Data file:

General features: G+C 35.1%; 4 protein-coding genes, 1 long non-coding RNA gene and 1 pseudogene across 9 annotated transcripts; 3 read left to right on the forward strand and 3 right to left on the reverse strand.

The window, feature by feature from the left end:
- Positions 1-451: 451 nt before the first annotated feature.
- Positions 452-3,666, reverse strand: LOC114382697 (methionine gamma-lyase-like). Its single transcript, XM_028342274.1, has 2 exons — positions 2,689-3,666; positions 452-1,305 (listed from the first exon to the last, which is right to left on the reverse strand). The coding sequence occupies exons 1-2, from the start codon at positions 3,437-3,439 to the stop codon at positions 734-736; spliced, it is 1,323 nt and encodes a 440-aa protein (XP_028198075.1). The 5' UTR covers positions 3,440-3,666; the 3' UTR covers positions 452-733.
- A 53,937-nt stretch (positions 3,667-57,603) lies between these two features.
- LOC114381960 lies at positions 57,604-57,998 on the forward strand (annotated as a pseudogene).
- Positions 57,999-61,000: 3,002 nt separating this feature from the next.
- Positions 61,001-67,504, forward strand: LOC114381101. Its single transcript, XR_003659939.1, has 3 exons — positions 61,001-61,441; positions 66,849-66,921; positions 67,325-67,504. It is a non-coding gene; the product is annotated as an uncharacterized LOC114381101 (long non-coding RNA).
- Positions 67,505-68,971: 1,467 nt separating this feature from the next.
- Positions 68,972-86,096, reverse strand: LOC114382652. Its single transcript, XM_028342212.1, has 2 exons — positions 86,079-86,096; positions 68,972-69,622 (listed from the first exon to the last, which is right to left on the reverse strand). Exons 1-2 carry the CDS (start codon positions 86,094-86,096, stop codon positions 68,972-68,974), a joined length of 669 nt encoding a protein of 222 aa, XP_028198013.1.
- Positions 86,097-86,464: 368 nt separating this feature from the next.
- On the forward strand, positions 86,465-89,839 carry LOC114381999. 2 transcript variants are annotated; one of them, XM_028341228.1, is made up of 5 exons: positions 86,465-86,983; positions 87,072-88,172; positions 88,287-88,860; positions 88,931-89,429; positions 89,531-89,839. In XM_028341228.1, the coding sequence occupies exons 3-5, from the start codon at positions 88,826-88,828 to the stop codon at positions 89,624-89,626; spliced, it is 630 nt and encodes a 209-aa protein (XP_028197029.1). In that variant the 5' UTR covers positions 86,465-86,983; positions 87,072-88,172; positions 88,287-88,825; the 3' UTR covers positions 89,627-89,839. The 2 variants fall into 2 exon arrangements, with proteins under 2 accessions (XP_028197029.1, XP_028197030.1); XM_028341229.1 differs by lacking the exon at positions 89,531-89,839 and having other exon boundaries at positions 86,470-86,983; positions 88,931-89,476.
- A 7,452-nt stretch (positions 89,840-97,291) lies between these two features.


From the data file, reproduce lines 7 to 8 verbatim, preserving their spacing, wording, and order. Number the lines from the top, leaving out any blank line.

- Positions 57,999-61,000: 3,002 nt separating this feature from the next.
- Positions 61,001-67,504, forward strand: LOC114381101. Its single transcript, XR_003659939.1, has 3 exons — positions 61,001-61,441; positions 66,849-66,921; positions 67,325-67,504. It is a non-coding gene; the product is annotated as an uncharacterized LOC114381101 (long non-coding RNA).